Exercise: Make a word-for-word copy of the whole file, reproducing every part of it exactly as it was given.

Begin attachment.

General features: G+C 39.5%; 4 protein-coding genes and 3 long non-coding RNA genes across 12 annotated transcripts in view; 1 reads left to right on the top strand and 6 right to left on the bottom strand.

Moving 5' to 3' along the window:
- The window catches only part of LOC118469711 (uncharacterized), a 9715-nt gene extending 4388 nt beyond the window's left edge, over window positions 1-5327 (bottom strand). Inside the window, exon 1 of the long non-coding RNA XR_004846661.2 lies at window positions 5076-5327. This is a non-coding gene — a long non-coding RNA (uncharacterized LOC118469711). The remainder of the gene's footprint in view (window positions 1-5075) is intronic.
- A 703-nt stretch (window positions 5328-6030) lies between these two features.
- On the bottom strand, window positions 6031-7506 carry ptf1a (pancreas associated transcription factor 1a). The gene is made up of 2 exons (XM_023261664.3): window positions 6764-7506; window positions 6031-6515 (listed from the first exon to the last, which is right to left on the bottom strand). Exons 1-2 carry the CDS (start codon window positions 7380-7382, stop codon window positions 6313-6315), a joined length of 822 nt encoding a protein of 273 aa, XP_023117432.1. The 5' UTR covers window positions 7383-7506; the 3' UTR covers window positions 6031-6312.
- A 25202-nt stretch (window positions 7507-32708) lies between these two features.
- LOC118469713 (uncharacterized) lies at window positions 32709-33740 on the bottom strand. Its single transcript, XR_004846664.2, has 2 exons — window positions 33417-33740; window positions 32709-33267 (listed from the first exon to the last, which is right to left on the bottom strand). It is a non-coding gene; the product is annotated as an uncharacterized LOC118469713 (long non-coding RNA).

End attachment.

General features: G+C 39.5%; 4 protein-coding genes and 3 long non-coding RNA genes across 12 annotated transcripts in view; 1 reads left to right on the top strand and 6 right to left on the bottom strand.

Moving 5' to 3' along the window:
- The window catches only part of LOC118469711 (uncharacterized), a 9715-nt gene extending 4388 nt beyond the window's left edge, over window positions 1-5327 (bottom strand). Inside the window, exon 1 of the long non-coding RNA XR_004846661.2 lies at window positions 5076-5327. This is a non-coding gene — a long non-coding RNA (uncharacterized LOC118469711). The remainder of the gene's footprint in view (window positions 1-5075) is intronic.
- A 703-nt stretch (window positions 5328-6030) lies between these two features.
- On the bottom strand, window positions 6031-7506 carry ptf1a (pancreas associated transcription factor 1a). The gene is made up of 2 exons (XM_023261664.3): window positions 6764-7506; window positions 6031-6515 (listed from the first exon to the last, which is right to left on the bottom strand). Exons 1-2 carry the CDS (start codon window positions 7380-7382, stop codon window positions 6313-6315), a joined length of 822 nt encoding a protein of 273 aa, XP_023117432.1. The 5' UTR covers window positions 7383-7506; the 3' UTR covers window positions 6031-6312.
- A 25202-nt stretch (window positions 7507-32708) lies between these two features.
- LOC118469713 (uncharacterized) lies at window positions 32709-33740 on the bottom strand. Its single transcript, XR_004846664.2, has 2 exons — window positions 33417-33740; window positions 32709-33267 (listed from the first exon to the last, which is right to left on the bottom strand). It is a non-coding gene; the product is annotated as an uncharacterized LOC118469713 (long non-coding RNA).